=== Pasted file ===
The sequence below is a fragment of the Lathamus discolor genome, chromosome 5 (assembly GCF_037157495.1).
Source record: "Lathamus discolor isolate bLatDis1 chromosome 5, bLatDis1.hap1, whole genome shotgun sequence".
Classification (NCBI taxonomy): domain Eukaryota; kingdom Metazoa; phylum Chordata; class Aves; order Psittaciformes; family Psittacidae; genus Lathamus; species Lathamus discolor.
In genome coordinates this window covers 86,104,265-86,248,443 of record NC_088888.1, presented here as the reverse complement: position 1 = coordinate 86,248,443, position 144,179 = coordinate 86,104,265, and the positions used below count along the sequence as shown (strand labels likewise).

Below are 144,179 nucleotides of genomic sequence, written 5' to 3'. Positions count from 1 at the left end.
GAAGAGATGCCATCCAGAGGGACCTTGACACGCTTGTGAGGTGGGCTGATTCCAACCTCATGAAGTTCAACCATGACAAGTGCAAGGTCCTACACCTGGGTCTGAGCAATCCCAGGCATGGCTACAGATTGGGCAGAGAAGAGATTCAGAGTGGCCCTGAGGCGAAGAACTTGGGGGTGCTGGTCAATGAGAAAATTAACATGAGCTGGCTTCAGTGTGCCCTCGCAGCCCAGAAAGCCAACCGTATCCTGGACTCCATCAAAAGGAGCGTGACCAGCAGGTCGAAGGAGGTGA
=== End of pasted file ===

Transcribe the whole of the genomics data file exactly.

The sequence below is a fragment of the Lathamus discolor genome, chromosome 5 (assembly GCF_037157495.1).
Source record: "Lathamus discolor isolate bLatDis1 chromosome 5, bLatDis1.hap1, whole genome shotgun sequence".
Classification (NCBI taxonomy): domain Eukaryota; kingdom Metazoa; phylum Chordata; class Aves; order Psittaciformes; family Psittacidae; genus Lathamus; species Lathamus discolor.
In genome coordinates this window covers 86,104,265-86,248,443 of record NC_088888.1, presented here as the reverse complement: position 1 = coordinate 86,248,443, position 144,179 = coordinate 86,104,265, and the positions used below count along the sequence as shown (strand labels likewise).

Below are 144,179 nucleotides of genomic sequence, written 5' to 3'. Positions count from 1 at the left end.
GAAGAGATGCCATCCAGAGGGACCTTGACACGCTTGTGAGGTGGGCTGATTCCAACCTCATGAAGTTCAACCATGACAAGTGCAAGGTCCTACACCTGGGTCTGAGCAATCCCAGGCATGGCTACAGATTGGGCAGAGAAGAGATTCAGAGTGGCCCTGAGGCGAAGAACTTGGGGGTGCTGGTCAATGAGAAAATTAACATGAGCTGGCTTCAGTGTGCCCTCGCAGCCCAGAAAGCCAACCGTATCCTGGACTCCATCAAAAGGAGCGTGACCAGCAGGTCGAAGGAGGTGA